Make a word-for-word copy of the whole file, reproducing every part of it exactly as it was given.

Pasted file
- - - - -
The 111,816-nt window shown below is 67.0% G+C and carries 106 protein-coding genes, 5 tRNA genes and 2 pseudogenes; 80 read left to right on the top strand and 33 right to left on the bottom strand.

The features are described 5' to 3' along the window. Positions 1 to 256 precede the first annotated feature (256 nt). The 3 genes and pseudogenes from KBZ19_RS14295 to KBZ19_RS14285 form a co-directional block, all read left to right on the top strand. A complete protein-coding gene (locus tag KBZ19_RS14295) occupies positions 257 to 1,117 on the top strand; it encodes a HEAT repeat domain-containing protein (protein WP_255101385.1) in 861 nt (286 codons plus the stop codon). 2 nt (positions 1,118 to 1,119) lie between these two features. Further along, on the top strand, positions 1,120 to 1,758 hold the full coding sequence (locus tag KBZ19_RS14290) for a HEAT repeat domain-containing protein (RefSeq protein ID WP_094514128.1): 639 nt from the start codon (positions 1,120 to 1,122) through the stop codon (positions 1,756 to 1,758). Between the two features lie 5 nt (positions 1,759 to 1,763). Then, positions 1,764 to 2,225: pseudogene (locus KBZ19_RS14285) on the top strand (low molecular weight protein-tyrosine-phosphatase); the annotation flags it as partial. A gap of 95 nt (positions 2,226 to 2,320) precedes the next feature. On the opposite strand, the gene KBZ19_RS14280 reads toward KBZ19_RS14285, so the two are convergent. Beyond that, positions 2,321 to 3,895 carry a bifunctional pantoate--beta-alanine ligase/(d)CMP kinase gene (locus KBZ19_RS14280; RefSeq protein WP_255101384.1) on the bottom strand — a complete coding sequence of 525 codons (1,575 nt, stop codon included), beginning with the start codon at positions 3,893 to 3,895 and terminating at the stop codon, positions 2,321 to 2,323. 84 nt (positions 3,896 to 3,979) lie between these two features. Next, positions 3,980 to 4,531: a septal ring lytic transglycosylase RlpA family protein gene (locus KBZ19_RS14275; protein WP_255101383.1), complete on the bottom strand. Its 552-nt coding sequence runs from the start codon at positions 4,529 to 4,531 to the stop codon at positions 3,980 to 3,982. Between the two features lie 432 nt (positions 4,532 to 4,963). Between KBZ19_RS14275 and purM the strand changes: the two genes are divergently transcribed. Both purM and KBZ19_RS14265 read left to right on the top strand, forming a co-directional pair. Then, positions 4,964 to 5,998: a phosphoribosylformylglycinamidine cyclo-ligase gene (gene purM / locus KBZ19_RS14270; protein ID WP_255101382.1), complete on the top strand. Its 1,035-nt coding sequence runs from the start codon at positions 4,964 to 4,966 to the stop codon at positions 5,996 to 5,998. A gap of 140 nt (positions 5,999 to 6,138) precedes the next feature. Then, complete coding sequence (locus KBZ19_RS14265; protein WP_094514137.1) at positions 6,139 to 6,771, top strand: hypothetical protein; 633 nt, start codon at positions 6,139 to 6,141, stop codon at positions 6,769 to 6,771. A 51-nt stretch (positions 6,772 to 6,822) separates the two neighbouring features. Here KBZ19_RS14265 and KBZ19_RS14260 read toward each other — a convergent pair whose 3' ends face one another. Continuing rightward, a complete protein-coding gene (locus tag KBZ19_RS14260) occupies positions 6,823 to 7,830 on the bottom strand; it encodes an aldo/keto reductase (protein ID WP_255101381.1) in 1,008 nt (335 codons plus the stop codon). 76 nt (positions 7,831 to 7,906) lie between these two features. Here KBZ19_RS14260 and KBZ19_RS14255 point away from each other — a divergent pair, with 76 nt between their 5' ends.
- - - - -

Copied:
The 111,816-nt window shown below is 67.0% G+C and carries 106 protein-coding genes, 5 tRNA genes and 2 pseudogenes; 80 read left to right on the top strand and 33 right to left on the bottom strand.

The features are described 5' to 3' along the window. Positions 1 to 256 precede the first annotated feature (256 nt). The 3 genes and pseudogenes from KBZ19_RS14295 to KBZ19_RS14285 form a co-directional block, all read left to right on the top strand. A complete protein-coding gene (locus tag KBZ19_RS14295) occupies positions 257 to 1,117 on the top strand; it encodes a HEAT repeat domain-containing protein (protein WP_255101385.1) in 861 nt (286 codons plus the stop codon). 2 nt (positions 1,118 to 1,119) lie between these two features. Further along, on the top strand, positions 1,120 to 1,758 hold the full coding sequence (locus tag KBZ19_RS14290) for a HEAT repeat domain-containing protein (RefSeq protein ID WP_094514128.1): 639 nt from the start codon (positions 1,120 to 1,122) through the stop codon (positions 1,756 to 1,758). Between the two features lie 5 nt (positions 1,759 to 1,763). Then, positions 1,764 to 2,225: pseudogene (locus KBZ19_RS14285) on the top strand (low molecular weight protein-tyrosine-phosphatase); the annotation flags it as partial. A gap of 95 nt (positions 2,226 to 2,320) precedes the next feature. On the opposite strand, the gene KBZ19_RS14280 reads toward KBZ19_RS14285, so the two are convergent. Beyond that, positions 2,321 to 3,895 carry a bifunctional pantoate--beta-alanine ligase/(d)CMP kinase gene (locus KBZ19_RS14280; RefSeq protein WP_255101384.1) on the bottom strand — a complete coding sequence of 525 codons (1,575 nt, stop codon included), beginning with the start codon at positions 3,893 to 3,895 and terminating at the stop codon, positions 2,321 to 2,323. 84 nt (positions 3,896 to 3,979) lie between these two features. Next, positions 3,980 to 4,531: a septal ring lytic transglycosylase RlpA family protein gene (locus KBZ19_RS14275; protein WP_255101383.1), complete on the bottom strand. Its 552-nt coding sequence runs from the start codon at positions 4,529 to 4,531 to the stop codon at positions 3,980 to 3,982. Between the two features lie 432 nt (positions 4,532 to 4,963). Between KBZ19_RS14275 and purM the strand changes: the two genes are divergently transcribed. Both purM and KBZ19_RS14265 read left to right on the top strand, forming a co-directional pair. Then, positions 4,964 to 5,998: a phosphoribosylformylglycinamidine cyclo-ligase gene (gene purM / locus KBZ19_RS14270; protein ID WP_255101382.1), complete on the top strand. Its 1,035-nt coding sequence runs from the start codon at positions 4,964 to 4,966 to the stop codon at positions 5,996 to 5,998. A gap of 140 nt (positions 5,999 to 6,138) precedes the next feature. Then, complete coding sequence (locus KBZ19_RS14265; protein WP_094514137.1) at positions 6,139 to 6,771, top strand: hypothetical protein; 633 nt, start codon at positions 6,139 to 6,141, stop codon at positions 6,769 to 6,771. A 51-nt stretch (positions 6,772 to 6,822) separates the two neighbouring features. Here KBZ19_RS14265 and KBZ19_RS14260 read toward each other — a convergent pair whose 3' ends face one another. Continuing rightward, a complete protein-coding gene (locus tag KBZ19_RS14260) occupies positions 6,823 to 7,830 on the bottom strand; it encodes an aldo/keto reductase (protein ID WP_255101381.1) in 1,008 nt (335 codons plus the stop codon). 76 nt (positions 7,831 to 7,906) lie between these two features. Here KBZ19_RS14260 and KBZ19_RS14255 point away from each other — a divergent pair, with 76 nt between their 5' ends.